Happening Today

Governor’s Council, Homeless Census, and more

State Lottery Commission meets, with Treasurer Deb Goldberg chairing, Crane Room, 12th floor, McCormack Building, 10:30 a.m.

— Seniors from across Massachusetts will hold a lobby day in support of the Medicare Savings Program eligibility expansion bills, Room 428, 11 a.m.

— Lt. Gov. Karyn Polito chairs a weekly meeting of the Governor’s Council, and then later chairs a meeting of the Governor’s Council to Address Sexual Assault, the former in Room 360, 12 p.m., the latter in Room 157, 12:30 p.m.

— Members of the Citizens Commission established under a 2018 statewide ballot question host a press conference to discuss their first report to state officials, hallway outside House chamber, 1:30 p.m

— Boston Mayor Marty Walsh leads the city’s 2020 homeless census, as volunteers gather information about all homeless people in Boston, starting with registration, 3rd floor of City Hall, 10 p.m.

For the most comprehensive listing of calendar items, check out State House News Service’s Daily Advances (pay wall – free trial subscriptions available), as well as MassterList’s Beacon Hill Town Square below.

Today’s Stories

UCLA dean top choice to head UMass-Boston

It looks like UMass-Boston has finally found a new leader. From SHNS’s Chris Lisinski (pay wall): “A search committee named Marcelo Suarez-Orozco, a dean at the University of California Los Angeles, as its lone finalist Tuesday for the University of Massachusetts Boston chancellorship after months of searching and interviews with 11 potential candidates.”

WBUR’s Max Larkin has more on the unanimous approval of Suarez-Orozco as the lone finalist for the job.

Coronavirus updates: CDC to screen Logan passengers; colleges suspend study abroad in China; schools cancel trips

Things are starting to get serious in these parts. From a report at WCVB: “Boston Logan International Airport is among the ports of entry where the Centers for Disease Control and Prevention will soon start screening passengers for coronavirus, ABC News reported Tuesday.” The Herald’s Alexi Cohan has more on the precautionary screenings.

Meanwhile, from Melissa Hanson at MassLive: “UMass Amherst suspends study abroad program in China amid coronavirus outbreak; other Mass. universities monitoring developments.” Jacquelyn Vogel at the Daily Hampshire Gazette reports that officials at Smith, Amherst and Mount Holyoke colleges say students planning to travel to China through third-party programs will also be kept home.  Stephen Peterson reports at the Sun Chronicle that public schools in the town of Norton have pulled the plug on their annual two-week Chinese exchange student program. 

Oh, this is encouraging, from Felice Freyer at the Globe: “Mass. won’t say whether the state has seen suspected coronavirus cases.”

The China Syndrome: Harvard scientist caught up in economic espionage case

Are there more local arrests to come? You have to wonder after this blockbuster development. From the Herald’s Andrew Martinez: “A Harvard department chair is in federal custody, accused of lying about his alleged ties to Chinese researchers who paid him hundreds of thousands of dollars, according to prosecutors who also announced the indictment of two Chinese nationals in a separate Boston case.”

The Globe’s Tonya Alanez and Travis Andersen have more on the charges against Charles Lieber, in what’s described as the “latest case to surface in the US government’s crackdown on suspected espionage and scientific theft.”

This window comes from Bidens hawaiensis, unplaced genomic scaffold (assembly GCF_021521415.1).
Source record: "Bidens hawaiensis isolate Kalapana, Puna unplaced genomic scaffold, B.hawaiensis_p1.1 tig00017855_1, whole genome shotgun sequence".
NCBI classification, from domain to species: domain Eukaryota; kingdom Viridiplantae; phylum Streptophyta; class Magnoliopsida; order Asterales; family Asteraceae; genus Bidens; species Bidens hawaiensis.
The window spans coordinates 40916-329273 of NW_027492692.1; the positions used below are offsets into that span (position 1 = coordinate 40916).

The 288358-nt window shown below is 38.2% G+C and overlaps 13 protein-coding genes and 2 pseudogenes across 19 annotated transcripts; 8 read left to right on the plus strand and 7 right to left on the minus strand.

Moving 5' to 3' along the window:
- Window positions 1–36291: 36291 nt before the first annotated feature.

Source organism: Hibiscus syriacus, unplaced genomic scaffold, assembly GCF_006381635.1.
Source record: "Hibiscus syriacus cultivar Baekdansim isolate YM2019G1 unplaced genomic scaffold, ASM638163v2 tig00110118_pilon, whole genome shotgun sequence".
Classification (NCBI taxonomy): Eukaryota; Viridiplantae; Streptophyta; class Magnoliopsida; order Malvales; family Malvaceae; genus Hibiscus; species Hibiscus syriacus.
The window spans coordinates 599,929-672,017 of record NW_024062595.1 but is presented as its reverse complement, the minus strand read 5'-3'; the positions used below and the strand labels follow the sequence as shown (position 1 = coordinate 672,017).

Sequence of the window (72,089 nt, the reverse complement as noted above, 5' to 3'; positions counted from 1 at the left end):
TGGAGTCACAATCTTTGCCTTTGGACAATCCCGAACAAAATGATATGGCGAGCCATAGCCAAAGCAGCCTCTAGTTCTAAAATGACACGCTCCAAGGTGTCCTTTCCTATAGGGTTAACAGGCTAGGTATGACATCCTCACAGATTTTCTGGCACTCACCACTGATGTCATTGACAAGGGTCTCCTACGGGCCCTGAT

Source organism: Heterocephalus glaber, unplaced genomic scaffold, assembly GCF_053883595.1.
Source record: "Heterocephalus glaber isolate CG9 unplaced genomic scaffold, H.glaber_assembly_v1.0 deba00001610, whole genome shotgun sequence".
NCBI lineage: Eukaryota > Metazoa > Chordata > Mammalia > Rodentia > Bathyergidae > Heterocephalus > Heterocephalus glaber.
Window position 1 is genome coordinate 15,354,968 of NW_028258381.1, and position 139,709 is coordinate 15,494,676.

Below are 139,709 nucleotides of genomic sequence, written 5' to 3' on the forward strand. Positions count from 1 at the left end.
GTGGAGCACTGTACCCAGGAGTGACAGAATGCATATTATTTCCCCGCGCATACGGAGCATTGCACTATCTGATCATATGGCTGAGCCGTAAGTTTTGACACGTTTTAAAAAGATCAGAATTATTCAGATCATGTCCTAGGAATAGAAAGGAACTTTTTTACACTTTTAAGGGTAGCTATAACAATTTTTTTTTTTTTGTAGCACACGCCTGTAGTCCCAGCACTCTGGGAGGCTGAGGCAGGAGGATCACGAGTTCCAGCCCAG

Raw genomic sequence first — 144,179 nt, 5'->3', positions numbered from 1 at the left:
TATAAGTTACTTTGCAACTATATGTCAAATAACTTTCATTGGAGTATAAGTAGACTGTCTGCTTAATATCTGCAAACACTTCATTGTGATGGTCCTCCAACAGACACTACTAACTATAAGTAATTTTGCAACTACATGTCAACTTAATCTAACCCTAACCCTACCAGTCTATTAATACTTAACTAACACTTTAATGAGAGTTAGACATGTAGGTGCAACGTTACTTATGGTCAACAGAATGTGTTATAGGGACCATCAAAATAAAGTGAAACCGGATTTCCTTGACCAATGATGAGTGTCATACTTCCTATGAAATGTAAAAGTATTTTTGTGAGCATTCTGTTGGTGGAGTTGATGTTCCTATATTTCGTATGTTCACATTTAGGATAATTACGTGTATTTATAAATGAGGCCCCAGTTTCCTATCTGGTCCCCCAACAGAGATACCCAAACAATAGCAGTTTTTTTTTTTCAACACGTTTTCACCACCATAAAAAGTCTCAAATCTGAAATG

Warren’s Plan B: Retreat to Michigan!

They’re not giving up in the early primary states. But the Globe’s Jess Bidgood has the latest on the fallback plans of Elizabeth Warren’s campaign if she stumbles in Iowa and New Hampshire. Warren’s second line of defense: Michigan and other later primary states where Warren has huge campaign operations.

Meanwhile, Herald political columnist Peter Lucus writes that Deval Patrick has his own long-game presidential plan: Hanging on till Obama comes to his rescue.

Boston Globe

Dershowitz vs. the entire Harvard Law universe

Harvard Law professor emeritus Alan Dershowitz is now brawling with U.S. Senator and former Harvard Law professor Elizabeth Warren, who also happens to be running for president, over Dershowitz’s interpretation of the constitution as it applies to President Trump’s impeachment trial, as the Globe’s  Christina Prignano reports.

Meanwhile, Nancy Gertner, a former federal judge and faculty member at Harvard Law, is unloading on Dershowitz at WBUR, saying it’s now “too little too late” for Dershowitz to salvage his reputation. Gertner’s pieces comes a few days after a former Harvard Law student distanced himself from the Dersch at the NYT. 

Barney’s back – to the annoyance of Bernie’s backers

They knew exactly what they were doing when they made this move. From the Herald Joe Battenfeld: “One of Hillary Clinton’s top attack dogs — former U.S. Rep. Barney Frank — has surfaced as a new flashpoint in the battle between Bernie Sanders and establishment Democrats, winning a powerful DNC post at this summer’s nominating convention.” 

Rollins: 2. Judges: 0. Next up?

The headline above shamelessly steals from Adrian Walker’s column in the Globe this morning on Suffolk DA Rachael Rollins’ latest victory over a lower-court judge, i.e. the Supreme Judicial Court’s decision yesterday dismissing the conviction of a Somali immigrant who was facing deportation, as the Globe’s Shelley Murphy reports.

Meanwhile, high court rejects DOC’s bureaucratic excuses for denying medical parole

Speaking of the state’s highest court, from CommonWealth’s Shira Schoenberg: “The Supreme Judicial Court issued a ruling Tuesday that will make it easier for Massachusetts prisoners to request medical parole, which is sometimes called compassionate release.” MassLive’s Steph Solis reports that the high court took direct aim at DOC’s frequent denial of releases due to alleged “incomplete” applications filed by terminally ill inmates.


Baker’s health-care bill: Lawmakers like it? They really like it?

The BBJ’s Jessica Bartlett and SHNS’s Katie Lannan (pay wall) report that lawmakers yesterday had a lot of complimentary things to say about Gov. Charlie Baker’s proposed health-care reform bill now pending on Beacon Hill. It doesn’t necessarily mean the legislation will pass, but its prospects do look “pretty good,” as the governor said yesterday.

Report: Rep. Jose Tosado won’t seek re-election